Trump ultimatum sparks fears of new arms race

President TrumpDonald John TrumpFacebook releases audit on conservative bias claims Harry Reid: 'Decriminalizing border crossings is not something that should be at the top of the list' Recessions happen when presidents overlook key problems MORE's ultimatum to Russia over a landmark arms control treaty could potentially kill the pact and set the stage for more land-based cruise missiles and nuclear warheads in Europe, experts and Democratic lawmakers warn.

The Trump administration on Tuesday said it would suspend its obligations under the Intermediate-Range Nuclear Forces (INF) Treaty in 60 days if Russia did not get back in line with the pact. The decades-old nuclear arms agreement has kept Russia and the U.S. from developing and testing certain intermediate-range missiles.

Russia denies it is in violation of the treaty. And with chances slim that Moscow will meet U.S. the demands, some experts are sounding the alarm.

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“We’re going to increase the risk that a crisis could go nuclear,” said Jon Wolfsthal, the National Security Council senior director for arms control and nonproliferation under former President Obama.

“It’s almost certain the Trump administration will pull out of the treaty,” added Wolfsthal, now senior adviser to Global Zero, an international nuclear-reduction initiative.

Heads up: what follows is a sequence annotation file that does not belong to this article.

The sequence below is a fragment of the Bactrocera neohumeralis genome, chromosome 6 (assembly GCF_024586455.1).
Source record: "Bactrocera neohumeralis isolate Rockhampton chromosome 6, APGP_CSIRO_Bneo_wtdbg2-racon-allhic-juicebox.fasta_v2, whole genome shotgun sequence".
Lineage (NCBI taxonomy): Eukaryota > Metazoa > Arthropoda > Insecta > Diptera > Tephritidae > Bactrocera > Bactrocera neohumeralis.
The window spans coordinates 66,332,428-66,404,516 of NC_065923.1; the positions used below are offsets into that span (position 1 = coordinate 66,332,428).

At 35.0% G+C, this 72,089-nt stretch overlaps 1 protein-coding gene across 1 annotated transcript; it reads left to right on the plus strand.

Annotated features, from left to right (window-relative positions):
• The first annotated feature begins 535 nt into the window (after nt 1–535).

Secretary of State Mike PompeoMichael (Mike) Richard PompeoCotton warns China: Crackdown on Hong Kong would be 'grave miscalculation' Pompeo expresses concern over North Korea missile tests Pompeo acknowledges 'places where ISIS is more powerful today' MORE announced the INF suspension on Tuesday following meetings with NATO foreign ministers, describing Russia’s violations of the INF as part of a broader pattern of “lawlessness” by Moscow on the global stage. 

The move was expected. Trump signaled in October that he planned to unilaterally withdraw the United States from the pact.

NATO ministers also released a statement agreeing unanimously that Moscow was in violation of the treaty.

“Allies have concluded that Russia has developed and fielded a missile system, the 9M729, which violates the INF Treaty and poses significant risks to Euro-Atlantic security. We strongly support the finding of the United States that Russia is in material breach of its obligations under the INF Treaty,” the NATO foreign ministers said in a statement. 

Experts as well as current and former officials mostly agree that Moscow is in violation of the accord — which bans all land-based cruise missiles with a range between 310 and 3,410 miles. But some worry the decision to withdraw from the treaty could spur an arms race.

In response to the ultimatum, Russian President Vladimir Putin warned that Russia would begin to develop the disputed nuclear weapons if the U.S. withdraws.

An end to INF would allow Russia to keep the missiles it has been building and deploying, while the United States — possessing no similar missile that could be deployed in Europe — would be “letting the Russians off almost scot-free,” Wolfsthal said.

“In the long run, as we develop more missiles, as we either deploy them in Asia or as we try to respond to Russian deployments," he said. "We’re going to add new rungs on the nuclear ladder of escalation.”

Some U.S. lawmakers have criticized Trump for not properly consulting Congress or NATO in the decision.